Welcome back ... It's another Monday :-)
Some of us were greeted with a few snowflakes last night. I hope you enjoyed them, because they're going to be in short supply for the next week-plus.
Skies try to clear out fairly early on in the day today, though it's going to take a while to fully succeed-- especially in the mountains. High pressure builds in for the next few days.
|HPC - Surface Map - Monday Afternoon|
Now, because we're directly underneath this area of high pressure to start (and it's a big one-- 1032mb), we won't be feeling a warming wind dragging in that balmy air we talked about yesterday just yet. Instead, it will be up to repeated appearances of sunshine to get the temperatures moving. If this were July, no problem. But, the middle of January is typically the coldest time of year, so don't expect those warm temperatures early this week. We will be making it above freezing (and to the 40s), so expect the rest of that snow-pack to be whittled away.
|National Snow Analysis - Snow Depth (1/6/2012)|
As the ground itself un-hardens and the snow melts, there will be a lot of mud showing up in Ohio and central West Virginia. Not that this is typically a prance-around-in-the-playground kind of time; just keep your boots handy :-)
Later this week, the storm we've been monitoring makes its approach. The models have been slowing this thing down over the past several runs, which makes some sense given the tendency for these short-waves to get hung up in the desert southwest (we talked about this yesterday too).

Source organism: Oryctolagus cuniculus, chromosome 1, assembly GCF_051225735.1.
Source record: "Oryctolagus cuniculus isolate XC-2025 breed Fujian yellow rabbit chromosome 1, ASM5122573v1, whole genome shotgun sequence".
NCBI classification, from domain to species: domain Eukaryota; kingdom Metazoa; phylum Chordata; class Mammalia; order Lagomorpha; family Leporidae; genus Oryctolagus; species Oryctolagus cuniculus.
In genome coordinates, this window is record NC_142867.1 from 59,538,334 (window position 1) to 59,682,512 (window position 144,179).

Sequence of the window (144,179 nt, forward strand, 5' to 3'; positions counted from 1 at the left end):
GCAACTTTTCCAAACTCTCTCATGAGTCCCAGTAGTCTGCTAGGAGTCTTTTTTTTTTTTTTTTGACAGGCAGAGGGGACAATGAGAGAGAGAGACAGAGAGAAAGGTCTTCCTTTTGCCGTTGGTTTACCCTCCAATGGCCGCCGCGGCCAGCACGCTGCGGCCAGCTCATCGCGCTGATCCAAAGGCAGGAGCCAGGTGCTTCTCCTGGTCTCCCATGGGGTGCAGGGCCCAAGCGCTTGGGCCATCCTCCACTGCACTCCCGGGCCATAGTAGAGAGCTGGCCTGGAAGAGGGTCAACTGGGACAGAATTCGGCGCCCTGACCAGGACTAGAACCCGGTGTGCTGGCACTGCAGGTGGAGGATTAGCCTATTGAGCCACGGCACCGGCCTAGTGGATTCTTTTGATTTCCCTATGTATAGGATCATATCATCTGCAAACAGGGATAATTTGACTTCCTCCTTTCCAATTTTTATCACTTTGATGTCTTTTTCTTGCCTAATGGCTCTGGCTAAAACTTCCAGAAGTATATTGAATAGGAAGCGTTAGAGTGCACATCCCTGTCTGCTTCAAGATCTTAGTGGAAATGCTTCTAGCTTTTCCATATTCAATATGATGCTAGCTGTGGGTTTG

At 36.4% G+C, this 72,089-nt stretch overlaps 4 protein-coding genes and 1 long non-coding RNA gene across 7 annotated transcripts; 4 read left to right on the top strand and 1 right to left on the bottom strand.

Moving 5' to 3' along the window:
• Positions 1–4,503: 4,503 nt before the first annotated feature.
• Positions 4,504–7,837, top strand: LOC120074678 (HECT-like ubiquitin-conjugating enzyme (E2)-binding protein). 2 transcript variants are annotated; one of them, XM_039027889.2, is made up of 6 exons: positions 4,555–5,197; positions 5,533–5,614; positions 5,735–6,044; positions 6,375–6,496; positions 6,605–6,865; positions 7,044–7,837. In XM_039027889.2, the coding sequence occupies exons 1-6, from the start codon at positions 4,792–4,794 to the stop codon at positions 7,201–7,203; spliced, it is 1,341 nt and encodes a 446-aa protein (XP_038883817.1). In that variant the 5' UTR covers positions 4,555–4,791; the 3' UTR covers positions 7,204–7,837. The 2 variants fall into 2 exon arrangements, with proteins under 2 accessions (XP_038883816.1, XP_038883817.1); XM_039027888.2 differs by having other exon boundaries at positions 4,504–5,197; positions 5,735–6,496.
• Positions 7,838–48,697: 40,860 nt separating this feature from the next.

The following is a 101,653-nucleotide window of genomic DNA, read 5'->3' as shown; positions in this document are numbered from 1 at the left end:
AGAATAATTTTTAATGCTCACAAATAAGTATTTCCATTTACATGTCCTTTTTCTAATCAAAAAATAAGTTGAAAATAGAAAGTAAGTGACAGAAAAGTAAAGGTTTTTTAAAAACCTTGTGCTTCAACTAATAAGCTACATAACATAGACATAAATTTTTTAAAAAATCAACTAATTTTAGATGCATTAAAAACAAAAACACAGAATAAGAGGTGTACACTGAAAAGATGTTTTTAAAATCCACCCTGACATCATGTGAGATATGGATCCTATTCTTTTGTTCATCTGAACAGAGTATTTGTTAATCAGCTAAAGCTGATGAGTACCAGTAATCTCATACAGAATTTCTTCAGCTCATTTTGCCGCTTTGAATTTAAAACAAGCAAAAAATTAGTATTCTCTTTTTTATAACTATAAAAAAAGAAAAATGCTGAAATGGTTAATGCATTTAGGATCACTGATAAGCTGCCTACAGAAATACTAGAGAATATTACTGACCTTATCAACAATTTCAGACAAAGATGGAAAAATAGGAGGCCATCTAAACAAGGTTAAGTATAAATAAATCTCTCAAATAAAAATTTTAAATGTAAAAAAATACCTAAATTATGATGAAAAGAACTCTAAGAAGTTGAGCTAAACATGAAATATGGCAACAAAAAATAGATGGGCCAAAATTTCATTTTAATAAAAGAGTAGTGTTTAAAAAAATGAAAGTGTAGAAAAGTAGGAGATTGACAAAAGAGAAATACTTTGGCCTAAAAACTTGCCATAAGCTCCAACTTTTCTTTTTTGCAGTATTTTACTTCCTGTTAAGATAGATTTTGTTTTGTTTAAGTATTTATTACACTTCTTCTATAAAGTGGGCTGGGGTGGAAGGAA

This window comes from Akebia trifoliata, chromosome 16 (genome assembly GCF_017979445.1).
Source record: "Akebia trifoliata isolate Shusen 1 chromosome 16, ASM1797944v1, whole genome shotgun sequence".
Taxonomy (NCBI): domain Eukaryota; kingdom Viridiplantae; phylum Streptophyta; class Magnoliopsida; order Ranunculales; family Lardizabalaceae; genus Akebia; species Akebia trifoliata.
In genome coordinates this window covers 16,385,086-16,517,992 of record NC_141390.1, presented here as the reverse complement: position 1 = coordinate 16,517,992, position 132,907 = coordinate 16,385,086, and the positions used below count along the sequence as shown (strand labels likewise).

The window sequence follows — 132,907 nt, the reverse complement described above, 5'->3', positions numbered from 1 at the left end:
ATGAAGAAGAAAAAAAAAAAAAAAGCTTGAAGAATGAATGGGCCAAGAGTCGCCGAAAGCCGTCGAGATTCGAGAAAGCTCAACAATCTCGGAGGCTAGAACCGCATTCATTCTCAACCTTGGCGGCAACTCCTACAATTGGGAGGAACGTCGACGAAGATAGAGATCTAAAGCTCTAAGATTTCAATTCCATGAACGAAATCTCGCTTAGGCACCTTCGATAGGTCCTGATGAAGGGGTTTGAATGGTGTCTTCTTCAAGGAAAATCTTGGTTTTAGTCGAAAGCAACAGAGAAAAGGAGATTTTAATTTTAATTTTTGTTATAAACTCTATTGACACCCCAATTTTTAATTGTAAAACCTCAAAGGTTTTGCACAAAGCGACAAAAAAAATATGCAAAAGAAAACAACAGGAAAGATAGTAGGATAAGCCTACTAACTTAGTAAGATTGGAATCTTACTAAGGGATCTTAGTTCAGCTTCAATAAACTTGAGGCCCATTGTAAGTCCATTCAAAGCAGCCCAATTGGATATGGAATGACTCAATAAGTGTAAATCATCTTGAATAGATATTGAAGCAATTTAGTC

|GFS - Thursday PM||GFS - Friday PM|
Now slated for late Thursday and Friday, this thing initially starts out pretty decent. It's able to channel air that's 20-degrees above normal into the region (60+), but the cold air just hangs back to the west waiting for the next system. As a result, this first storm falls apart and keeps us from a bigger soaker. But, we still have to watch that next system as well.
|GFS - Surface Map - Sunday||ECMWF - 850mb Chart - Sunday|
There's some discrepancy between the Euro and the GFS with this next one (what else is new)...The Euro is a bit slower (what else is new). I tend to go with the Euro this far out over that of the GFS (what else is new). It's got more juice than the GFS as well, indicated by the deeper cold behind the front and the warmer air out ahead of it. There's actually a > 50 F difference at 850mb from the warm side to the cold side of the system on the Euro. So far, however, the storm looks to be angling north of us into Canada instead of sweeping through us, so at this point only a grazing instead of a direct hit. It will also cap off a much-above normal week, one that I'm sure many who read this blog (snow-lovers) think can't leave too soon.
|6-10 Day Outlook - Temperature||6-10 Day Outlook - Precipitation|
Unfortunately, it looks like we'll be stuck with this kind of weather into the next week as well-- but that deep cold out west should serve to flip the pattern just in time for the end of the month. This would be right about the time our Winter Weather Preview in November talked about the second-half surge. Time to cash in some chips, eh?
|Regional Radar/Satellite with Warnings Tracking||
From the Storm Prediction Center (below): Click For a Larger Image
|Activity Overview||Storm Outlook||Watches||Potential Watches||Storm Reports|
|Temperatures||HD Doppler Radar||Estimated Rainfall||Active Warnings|
|Click For Larger||Click For Interactive Radar||Click For Larger||Click For Larger|
Have a great day everyone!
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